sure sign of a happy family, when flowers and
vines were to be seen in the yard, and cluster
Ing over the house, in which they lived. W
are so constituted that the sight of beautiful
things, and the hearing of sweet music has an
effect to soften our hearts, to unbind our minds,
aa it were, and amid all the dust and the noise of
this battle of life, to produce flowers, and bird
song iu our heart' garden. So in society, when
we see in any society a love for the beautiful
thing of art, we are assured that it is capable of
higher things than the mere strife for gain. It has
arisen one step nearer perfection. It has often
happened that this has been the only redeeming
trait of an age otherwise unworthy, and utterly
contemptible, but il ha ofteuer been the rase,
that the age which has seen tlie highest in art,
has seen the greatest in religion aud morals.
The same age saw Michael Angelo and Luther.
The same age saw Thideas aud Socrates, Shak
speare and Bacon were co temporaries. It is for
thi reason that we have been glad to see iu this
city, a new iuterest for art. Our ArtsUuiou estab
lished some six month ago, has brought out all
the talent of the city, aud lias likewise called
public attention to the slate of the arts The
public taste is improving. The rooms of the
Art Union are much frequented by all clause,
and amongst all the hurry of business, and
amid all the efforts consequent upon the creed
of gain, a thought of something higher and bet
ter than these, is generated in the bosoms of
many. In my future; letter, aa I may have oc
casion. I win y swiMcihing more respecting
our artists, and their peculiar styles, believing
that if I shall in any way be instrumental in
cultivating in any one a taste fur these things.
or in introducing to the public, to those who
may be your readers, the names of some who
may yet be famous. I shall have done good
service. Yours, W. J. S.
An exchange paper states that a pretty child
a charming little three year old was not long
ago presented with a nursery kitten saved from
the nsyade that awaited the birth of its brothers
and sisters. A short time afterwards the child's
mamma added two members to the family circle,
in the shape of twins. On being taken into the
nursery to see them, she looked from one to the
other with much curiosity. Then, patting one
of their little cheeks with her rosy finger, she
said: " I think we will keep thi one, papa!"
The American Union ia now composed of
twenty-nine btates. lie number of delegate
in Congress ia 2t6.
The Hon. Hemst Clat was baptized on the
22d of Jane, in one of the beautiful ponds on
his own estate, near Lexington. He united with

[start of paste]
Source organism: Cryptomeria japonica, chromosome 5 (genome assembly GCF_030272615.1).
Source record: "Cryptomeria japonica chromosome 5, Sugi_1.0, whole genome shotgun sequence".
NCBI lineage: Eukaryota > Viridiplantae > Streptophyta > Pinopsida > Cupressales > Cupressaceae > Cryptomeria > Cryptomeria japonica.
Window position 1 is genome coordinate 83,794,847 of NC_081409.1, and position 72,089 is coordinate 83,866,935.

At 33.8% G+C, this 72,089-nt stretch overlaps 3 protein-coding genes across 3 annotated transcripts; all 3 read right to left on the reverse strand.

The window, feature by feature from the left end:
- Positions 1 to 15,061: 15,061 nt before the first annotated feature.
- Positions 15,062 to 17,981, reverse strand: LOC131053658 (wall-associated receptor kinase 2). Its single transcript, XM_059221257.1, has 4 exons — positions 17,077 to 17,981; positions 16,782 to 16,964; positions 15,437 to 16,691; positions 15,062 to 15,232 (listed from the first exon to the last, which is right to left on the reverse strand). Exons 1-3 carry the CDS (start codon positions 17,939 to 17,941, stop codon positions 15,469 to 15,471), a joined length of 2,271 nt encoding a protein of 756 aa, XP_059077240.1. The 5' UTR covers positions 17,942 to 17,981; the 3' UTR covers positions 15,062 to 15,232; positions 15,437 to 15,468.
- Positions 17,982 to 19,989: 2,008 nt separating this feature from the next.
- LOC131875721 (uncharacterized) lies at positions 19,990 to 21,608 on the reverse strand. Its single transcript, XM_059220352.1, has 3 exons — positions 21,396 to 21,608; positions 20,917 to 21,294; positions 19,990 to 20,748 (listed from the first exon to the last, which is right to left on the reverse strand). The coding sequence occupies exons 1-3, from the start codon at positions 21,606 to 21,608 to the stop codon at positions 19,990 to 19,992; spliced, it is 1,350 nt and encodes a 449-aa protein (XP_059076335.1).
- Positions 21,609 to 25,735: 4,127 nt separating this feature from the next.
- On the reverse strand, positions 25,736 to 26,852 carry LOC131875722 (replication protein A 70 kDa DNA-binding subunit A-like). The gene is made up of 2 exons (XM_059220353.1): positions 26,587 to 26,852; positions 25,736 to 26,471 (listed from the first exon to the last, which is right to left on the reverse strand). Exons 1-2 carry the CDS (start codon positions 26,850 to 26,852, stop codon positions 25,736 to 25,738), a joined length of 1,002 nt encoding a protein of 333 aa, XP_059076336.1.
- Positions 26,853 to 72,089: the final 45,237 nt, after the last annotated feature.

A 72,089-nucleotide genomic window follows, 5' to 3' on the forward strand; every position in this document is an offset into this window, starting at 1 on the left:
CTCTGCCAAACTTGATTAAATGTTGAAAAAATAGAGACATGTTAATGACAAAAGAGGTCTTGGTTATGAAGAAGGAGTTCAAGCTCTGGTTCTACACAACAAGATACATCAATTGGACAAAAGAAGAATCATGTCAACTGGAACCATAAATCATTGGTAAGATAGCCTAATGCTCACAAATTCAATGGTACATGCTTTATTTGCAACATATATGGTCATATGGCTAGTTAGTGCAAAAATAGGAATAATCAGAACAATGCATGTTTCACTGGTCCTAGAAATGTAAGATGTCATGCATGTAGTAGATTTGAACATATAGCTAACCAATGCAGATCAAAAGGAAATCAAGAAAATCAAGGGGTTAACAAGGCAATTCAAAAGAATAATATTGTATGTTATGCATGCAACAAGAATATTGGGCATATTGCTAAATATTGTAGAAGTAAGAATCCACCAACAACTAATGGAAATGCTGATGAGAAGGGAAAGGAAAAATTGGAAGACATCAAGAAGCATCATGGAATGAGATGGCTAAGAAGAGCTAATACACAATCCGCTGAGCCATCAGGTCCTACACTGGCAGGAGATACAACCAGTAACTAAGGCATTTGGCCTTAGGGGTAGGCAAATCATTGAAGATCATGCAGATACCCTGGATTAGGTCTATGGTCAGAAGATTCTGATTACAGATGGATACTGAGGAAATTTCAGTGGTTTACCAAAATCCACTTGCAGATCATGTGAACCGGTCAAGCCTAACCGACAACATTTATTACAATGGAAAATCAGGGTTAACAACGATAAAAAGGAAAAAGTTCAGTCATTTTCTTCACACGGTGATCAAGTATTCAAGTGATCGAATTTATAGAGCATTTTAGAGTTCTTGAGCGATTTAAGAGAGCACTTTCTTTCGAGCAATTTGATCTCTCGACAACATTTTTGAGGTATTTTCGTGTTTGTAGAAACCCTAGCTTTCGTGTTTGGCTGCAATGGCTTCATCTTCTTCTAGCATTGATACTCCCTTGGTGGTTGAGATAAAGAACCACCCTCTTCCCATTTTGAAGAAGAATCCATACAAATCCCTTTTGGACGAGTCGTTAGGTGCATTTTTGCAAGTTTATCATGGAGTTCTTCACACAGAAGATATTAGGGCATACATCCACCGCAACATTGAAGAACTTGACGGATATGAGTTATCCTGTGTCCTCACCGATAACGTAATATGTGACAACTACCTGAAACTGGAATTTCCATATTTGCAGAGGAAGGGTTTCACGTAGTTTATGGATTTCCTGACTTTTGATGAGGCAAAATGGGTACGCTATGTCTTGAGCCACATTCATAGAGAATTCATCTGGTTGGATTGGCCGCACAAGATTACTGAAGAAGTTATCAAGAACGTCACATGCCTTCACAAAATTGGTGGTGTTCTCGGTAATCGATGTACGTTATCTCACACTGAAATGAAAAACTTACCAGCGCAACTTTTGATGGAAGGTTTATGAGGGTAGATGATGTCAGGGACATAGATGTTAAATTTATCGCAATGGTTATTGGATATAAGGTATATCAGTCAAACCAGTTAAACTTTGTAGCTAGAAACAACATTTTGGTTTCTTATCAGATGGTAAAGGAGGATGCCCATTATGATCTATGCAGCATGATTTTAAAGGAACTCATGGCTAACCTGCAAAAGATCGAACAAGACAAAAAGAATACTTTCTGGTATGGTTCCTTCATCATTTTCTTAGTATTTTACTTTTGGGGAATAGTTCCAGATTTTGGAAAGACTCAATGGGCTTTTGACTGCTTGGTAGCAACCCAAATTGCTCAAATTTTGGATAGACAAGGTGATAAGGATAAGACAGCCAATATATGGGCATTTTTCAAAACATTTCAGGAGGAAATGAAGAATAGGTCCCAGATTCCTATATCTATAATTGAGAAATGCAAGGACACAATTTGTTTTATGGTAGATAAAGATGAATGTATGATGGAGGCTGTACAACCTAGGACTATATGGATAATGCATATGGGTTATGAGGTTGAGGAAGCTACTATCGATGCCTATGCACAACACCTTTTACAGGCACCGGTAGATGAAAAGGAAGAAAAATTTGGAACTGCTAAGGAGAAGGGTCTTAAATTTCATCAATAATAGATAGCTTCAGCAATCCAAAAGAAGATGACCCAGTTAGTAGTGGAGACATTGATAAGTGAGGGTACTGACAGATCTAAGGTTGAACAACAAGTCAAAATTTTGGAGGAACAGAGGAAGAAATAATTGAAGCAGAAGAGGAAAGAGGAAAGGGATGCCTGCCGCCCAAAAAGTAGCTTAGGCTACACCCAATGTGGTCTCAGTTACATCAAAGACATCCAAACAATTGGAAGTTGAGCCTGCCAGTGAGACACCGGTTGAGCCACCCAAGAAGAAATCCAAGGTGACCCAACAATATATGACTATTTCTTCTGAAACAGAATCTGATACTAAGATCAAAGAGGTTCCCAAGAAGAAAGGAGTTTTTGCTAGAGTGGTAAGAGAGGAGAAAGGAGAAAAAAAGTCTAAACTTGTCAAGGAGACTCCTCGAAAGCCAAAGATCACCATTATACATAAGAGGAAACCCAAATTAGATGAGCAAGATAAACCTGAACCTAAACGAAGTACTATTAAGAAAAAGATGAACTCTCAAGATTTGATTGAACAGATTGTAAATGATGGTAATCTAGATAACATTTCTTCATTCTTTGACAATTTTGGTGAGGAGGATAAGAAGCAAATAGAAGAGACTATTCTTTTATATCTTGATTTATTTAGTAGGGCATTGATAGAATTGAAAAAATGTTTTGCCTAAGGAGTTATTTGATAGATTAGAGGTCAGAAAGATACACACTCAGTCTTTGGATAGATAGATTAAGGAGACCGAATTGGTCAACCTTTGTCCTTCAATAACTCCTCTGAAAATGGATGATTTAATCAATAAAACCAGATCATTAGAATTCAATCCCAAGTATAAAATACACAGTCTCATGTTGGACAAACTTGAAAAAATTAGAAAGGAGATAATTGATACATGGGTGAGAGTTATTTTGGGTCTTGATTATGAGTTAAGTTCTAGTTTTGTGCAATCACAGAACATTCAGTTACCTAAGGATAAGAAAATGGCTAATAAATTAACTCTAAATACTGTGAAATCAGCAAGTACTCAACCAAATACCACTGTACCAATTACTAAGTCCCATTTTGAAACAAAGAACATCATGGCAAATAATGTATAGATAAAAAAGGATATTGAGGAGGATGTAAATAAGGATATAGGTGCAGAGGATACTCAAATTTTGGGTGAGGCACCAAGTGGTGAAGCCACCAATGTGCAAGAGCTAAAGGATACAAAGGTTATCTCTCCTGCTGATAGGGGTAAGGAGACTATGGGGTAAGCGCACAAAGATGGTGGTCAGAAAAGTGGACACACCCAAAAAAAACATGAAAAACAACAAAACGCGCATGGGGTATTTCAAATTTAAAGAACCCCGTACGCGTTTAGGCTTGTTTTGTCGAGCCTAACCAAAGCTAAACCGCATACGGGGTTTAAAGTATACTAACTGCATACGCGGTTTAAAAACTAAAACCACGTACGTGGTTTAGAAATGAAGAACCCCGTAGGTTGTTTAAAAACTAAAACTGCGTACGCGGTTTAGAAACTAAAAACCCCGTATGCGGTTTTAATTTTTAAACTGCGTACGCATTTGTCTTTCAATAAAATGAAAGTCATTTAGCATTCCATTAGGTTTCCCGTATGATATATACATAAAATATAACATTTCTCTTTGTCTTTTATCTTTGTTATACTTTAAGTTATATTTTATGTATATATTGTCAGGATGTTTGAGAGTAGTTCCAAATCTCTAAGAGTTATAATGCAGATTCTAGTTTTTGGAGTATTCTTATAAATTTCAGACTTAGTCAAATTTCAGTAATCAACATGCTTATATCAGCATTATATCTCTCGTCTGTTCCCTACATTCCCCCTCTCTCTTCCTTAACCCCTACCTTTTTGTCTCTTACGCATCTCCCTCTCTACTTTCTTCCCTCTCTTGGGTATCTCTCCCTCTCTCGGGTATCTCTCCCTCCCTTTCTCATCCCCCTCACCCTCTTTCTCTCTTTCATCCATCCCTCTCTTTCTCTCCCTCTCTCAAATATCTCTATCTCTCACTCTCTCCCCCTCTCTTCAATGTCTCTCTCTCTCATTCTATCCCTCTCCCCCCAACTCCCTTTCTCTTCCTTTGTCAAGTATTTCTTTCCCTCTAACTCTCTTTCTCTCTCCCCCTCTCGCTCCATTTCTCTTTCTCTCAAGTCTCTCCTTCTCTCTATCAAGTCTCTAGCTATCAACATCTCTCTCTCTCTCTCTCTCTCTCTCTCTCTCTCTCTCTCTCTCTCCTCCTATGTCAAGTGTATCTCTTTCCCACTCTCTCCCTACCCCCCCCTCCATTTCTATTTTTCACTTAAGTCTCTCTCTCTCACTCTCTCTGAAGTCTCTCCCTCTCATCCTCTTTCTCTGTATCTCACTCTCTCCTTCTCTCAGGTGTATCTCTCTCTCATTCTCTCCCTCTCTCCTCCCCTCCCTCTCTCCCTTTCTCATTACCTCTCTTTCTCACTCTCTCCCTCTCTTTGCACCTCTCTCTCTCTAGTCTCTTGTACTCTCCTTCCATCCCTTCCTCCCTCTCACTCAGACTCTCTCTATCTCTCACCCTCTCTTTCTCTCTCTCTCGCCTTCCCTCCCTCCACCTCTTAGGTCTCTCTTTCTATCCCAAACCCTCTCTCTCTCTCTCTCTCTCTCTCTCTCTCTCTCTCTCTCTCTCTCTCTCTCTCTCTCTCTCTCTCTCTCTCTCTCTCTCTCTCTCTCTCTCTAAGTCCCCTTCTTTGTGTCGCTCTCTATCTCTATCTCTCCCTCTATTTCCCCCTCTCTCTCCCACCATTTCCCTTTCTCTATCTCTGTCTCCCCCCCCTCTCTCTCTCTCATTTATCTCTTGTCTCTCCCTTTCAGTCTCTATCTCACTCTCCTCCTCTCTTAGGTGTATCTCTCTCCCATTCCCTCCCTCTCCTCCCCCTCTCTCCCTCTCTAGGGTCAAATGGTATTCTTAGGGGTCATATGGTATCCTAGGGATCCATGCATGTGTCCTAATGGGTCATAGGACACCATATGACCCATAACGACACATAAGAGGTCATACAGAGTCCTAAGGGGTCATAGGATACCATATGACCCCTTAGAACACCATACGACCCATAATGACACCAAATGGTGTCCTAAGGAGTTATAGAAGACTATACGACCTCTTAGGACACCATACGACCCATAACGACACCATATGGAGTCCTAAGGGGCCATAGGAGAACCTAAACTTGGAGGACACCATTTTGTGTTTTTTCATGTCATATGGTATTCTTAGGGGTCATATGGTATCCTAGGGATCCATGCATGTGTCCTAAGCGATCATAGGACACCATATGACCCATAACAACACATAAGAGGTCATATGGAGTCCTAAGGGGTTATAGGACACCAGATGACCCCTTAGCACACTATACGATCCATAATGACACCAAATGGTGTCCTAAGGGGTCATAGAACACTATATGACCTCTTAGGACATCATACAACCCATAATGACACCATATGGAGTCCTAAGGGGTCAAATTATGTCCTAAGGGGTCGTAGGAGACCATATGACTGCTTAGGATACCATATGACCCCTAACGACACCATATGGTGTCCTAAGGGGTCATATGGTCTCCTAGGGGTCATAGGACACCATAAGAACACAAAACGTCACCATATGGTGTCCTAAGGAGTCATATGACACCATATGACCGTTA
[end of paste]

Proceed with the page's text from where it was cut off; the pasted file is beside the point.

the Episcopal Church, but demanded immersion.
The Pittsburgh papers announce the death of
me lion, kicmaba Hiddlx, or that city. He
was a brother of Nicholas Biddle, and of Com
The new and extensive Flouring Mill and
Distillery of Mr. Eira W. Smith, at Terre
Haute, la., was destroyed by fire on the morn
ing of the 4th inst Loos $10 or $12,000 no
B. B. Fsiitcit, Clerk of the Hons of Repre
sentatives, ban been elected President of the
New York and Waablngton Telerraohie Com
pany, in place of the Hon. Amos Kendall, resigned.
We bear fron all pert of Keiiti'ky that ti-
1 more ftr'hn". ef " emancipation by ill,"
ing en. In almost every county in Hie Sfcttej In !
one direction, aa many as rVrJec hundred are
stated lo be thus set free. Will sous one con
versant with the subject, or friends iu the differ-
snt eonntiesT Inform us fully and iu detail, as t
tbl kind of -tiou,iii their neighborhood, or
We are safsried that few dream of the num
ber of slave tautaciputed by w ill ever the South.
It i chiefly d-tne by jvlignu men who think
slavery wronj. and li. ar-- uuwilliug to meet
their Cod w lliout fir-l making, according lo
their view, their souls guillb therein. But
emancipation is uot coufiiied to them. Very
many moral and kind-hearted people, from a
variety of motive, but t-tdl through fear that
the holding of human beiug may involve them
ill misery hereafter, set their slaves free, before
Nor is emancipation couiiued to auy Slate.
It is made in all. Even iu those where the law
forbid it, a method is devised, practically, to
give the bond freedom. True, the free blacks
are lessening in uuiiiImt in ihe more ultra pro-
clavery States; but this arises from the severe
laws w hich have been pussed agaiutt them. No
free negro, for instance, that leaves South Cum
I iiia. can return, without being sold as a flare.
The followiug, taken from a New ttrleans
paper, will r-how thai the emuueipatiou r-pirit
COUNCIL OF MUNICIPALITY No. I.
"Ertn Sitting of Maw 2n, lf47.
" KnA.srtrATio.il Fiasr Reawxg.
The following petition were read, and re
ferred to the Judiciarv Committee:
"Amenaid Carrere, f. w. c, praying for the
emancipation of her slaves Maria Joseph, alias
Julia, uged thiity yeas, u-J hsr Iwo children
Jules, aped iiine vears, aud Pauline.
"Henrv Leauiuont, testamentary executor of
the late Marie Michelle r raucoise Legras, widow
Iieaumonl, praying for the emancipation of the
slave Cora, about thirty-live vears ot age.
"Louis Elieuue Jamet. f. w. c, widow of